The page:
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11/03/88 the People of the State of v. Kevin Gettings

November 3, 1988





530 N.E.2d 647, 175 Ill. App. 3d 920, 125 Ill. Dec. 489 1988.IL.1600

Appeal from the Circuit Court of Vermilion County; the Hon. John P. O'Rourke, Judge, presiding.


JUSTICE McCULLOUGH delivered the opinion of the court. KNECHT and SPITZ, JJ., concur.


Defendant Kevin Gettings appeals his convictions of one count of aggravated battery (Ill. Rev. Stat. 1985, ch. 38, par. 12-4) and one count of armed violence (Ill. Rev. Stat. 1985, ch. 38, par. 33A-2). Defendant contends the trial court erred in accepting his waiver of the insanity defense without inquiring as to whether his waiver was intelligent and voluntary. Defendant further argues that the trial court erred in entering judgment on both counts and on battery when only one physical act occurred. As to both issues, we agree.

Defendant was charged on October 20, 1986, by information with aggravated battery (Ill. Rev. Stat. 1985, ch. 38, par. 12-4) and armed violence (Ill. Rev. Stat. 1985, ch. 38, par. 33A-2). Both offenses arose from an incident which occurred in the early morning on October 17, 1986. Defendant beat another man with a wooden stick allegedly because the man had stolen defendant's three-piece suit. The man suffered a fracture to his nose and in the area of his left eye.

On February 18, 1987, on defendant's petition, the trial court ordered a full psychiatric examination of the defendant to determine whether he was competent to stand trial and whether he was legally insane at the time of the incident. The psychiatrist found that defendant suffered from paranoid schizophrenia, chronic organic brain disorder, chronic alcohol and drug abuse, and antisocial personality disorder. Due to these mental defects, the psychiatrist concluded that the defendant was legally insane at the time of the incident. Defendant was found competent to stand trial.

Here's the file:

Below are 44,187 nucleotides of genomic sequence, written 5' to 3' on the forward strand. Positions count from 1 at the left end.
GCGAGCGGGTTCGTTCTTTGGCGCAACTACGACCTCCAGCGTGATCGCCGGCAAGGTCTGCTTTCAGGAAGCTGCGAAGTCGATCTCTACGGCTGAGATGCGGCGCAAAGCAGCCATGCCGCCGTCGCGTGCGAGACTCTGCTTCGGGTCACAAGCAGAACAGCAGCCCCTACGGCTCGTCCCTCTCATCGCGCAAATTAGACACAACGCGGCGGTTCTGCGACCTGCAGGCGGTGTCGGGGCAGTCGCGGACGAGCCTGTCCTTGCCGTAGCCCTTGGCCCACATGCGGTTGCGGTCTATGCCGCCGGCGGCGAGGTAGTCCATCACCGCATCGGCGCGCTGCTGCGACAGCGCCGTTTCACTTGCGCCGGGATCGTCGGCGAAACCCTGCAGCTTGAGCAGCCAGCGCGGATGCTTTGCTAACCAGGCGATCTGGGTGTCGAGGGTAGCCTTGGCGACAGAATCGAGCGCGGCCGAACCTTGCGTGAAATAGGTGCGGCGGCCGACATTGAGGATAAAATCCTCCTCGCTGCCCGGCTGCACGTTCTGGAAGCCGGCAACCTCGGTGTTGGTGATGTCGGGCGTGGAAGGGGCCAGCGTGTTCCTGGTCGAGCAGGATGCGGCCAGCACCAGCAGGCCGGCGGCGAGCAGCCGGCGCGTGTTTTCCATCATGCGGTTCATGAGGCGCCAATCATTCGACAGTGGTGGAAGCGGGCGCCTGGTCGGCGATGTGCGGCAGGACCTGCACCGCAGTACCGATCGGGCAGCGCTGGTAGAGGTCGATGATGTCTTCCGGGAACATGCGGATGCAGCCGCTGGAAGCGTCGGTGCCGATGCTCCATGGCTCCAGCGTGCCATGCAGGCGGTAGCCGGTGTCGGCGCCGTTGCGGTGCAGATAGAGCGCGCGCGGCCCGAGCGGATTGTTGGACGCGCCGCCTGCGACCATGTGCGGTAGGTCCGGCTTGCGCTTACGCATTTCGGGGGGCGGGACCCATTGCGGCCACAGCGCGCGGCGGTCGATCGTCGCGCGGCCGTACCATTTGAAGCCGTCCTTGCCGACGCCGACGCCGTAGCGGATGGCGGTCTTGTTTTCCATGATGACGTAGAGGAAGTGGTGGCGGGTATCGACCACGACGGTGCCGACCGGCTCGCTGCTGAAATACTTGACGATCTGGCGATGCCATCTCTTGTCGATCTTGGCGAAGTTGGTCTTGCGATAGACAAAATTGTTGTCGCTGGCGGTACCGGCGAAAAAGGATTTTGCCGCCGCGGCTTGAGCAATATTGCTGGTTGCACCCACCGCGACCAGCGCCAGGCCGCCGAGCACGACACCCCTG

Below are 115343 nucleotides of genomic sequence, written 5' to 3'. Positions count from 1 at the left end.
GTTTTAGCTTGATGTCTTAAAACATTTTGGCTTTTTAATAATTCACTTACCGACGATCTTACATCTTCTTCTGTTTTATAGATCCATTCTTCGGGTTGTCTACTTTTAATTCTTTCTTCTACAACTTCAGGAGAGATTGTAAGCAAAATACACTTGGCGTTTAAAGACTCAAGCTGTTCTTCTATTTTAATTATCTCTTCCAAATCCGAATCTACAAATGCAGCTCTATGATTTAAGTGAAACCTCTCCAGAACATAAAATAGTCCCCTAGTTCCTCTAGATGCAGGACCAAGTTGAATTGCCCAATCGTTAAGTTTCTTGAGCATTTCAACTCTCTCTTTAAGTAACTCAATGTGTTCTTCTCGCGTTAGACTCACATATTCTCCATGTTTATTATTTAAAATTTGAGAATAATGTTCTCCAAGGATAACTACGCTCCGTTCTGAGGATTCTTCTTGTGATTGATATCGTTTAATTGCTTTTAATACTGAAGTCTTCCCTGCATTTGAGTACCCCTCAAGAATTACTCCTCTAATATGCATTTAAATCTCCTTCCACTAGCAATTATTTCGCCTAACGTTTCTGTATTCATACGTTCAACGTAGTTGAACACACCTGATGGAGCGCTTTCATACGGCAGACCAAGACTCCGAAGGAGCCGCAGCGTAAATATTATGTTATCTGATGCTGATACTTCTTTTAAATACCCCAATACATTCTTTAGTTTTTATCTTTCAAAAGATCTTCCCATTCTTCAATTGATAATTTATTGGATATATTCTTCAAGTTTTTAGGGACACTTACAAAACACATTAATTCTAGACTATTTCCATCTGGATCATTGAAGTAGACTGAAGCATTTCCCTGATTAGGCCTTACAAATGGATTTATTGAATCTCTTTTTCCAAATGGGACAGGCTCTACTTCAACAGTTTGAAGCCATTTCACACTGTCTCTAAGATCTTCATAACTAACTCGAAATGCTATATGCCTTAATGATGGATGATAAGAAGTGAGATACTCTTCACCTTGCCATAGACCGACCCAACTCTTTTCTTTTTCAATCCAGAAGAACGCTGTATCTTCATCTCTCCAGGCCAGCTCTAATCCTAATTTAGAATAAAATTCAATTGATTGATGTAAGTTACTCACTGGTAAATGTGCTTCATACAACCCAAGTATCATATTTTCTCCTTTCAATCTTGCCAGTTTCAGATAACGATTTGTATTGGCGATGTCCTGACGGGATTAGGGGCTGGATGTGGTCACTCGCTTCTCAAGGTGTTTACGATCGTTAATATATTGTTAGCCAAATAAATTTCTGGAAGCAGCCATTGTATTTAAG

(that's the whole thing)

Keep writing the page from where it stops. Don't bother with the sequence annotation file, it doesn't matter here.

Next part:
Defendant's jury trial took place on October 8, 1987. Prior to this time, the record reflects that the defendant actively participated with his attorney in various pretrial proceedings. On three occasions, defendant's counsel, at defendant's request, filed motions for a continuance and dismissal of the action. Defendant personally requested copies of court transcripts, a change of venue, appointment of new counsel, and challenged the court record regarding the defendant's bond reduction hearing.

On the day of the defendant's trial, defendant's counsel advised the court in chambers that he had spoken with the defendant at great length about the defense of insanity or diminished capacity and a possible plea of guilty but mentally ill. With regard to all, defendant had "emphatically" instructed his counsel not to pursue them. The court accepted the waiver and proceeded with the trial without further Discussion of the matter.

At the close of the State's evidence, the defense rested without putting on any evidence. Following deliberations, the jury found defendant guilty of battery, aggravated battery, and armed violence. The court entered judgment on all three verdicts and referred the matter to the probation office for a presentence report.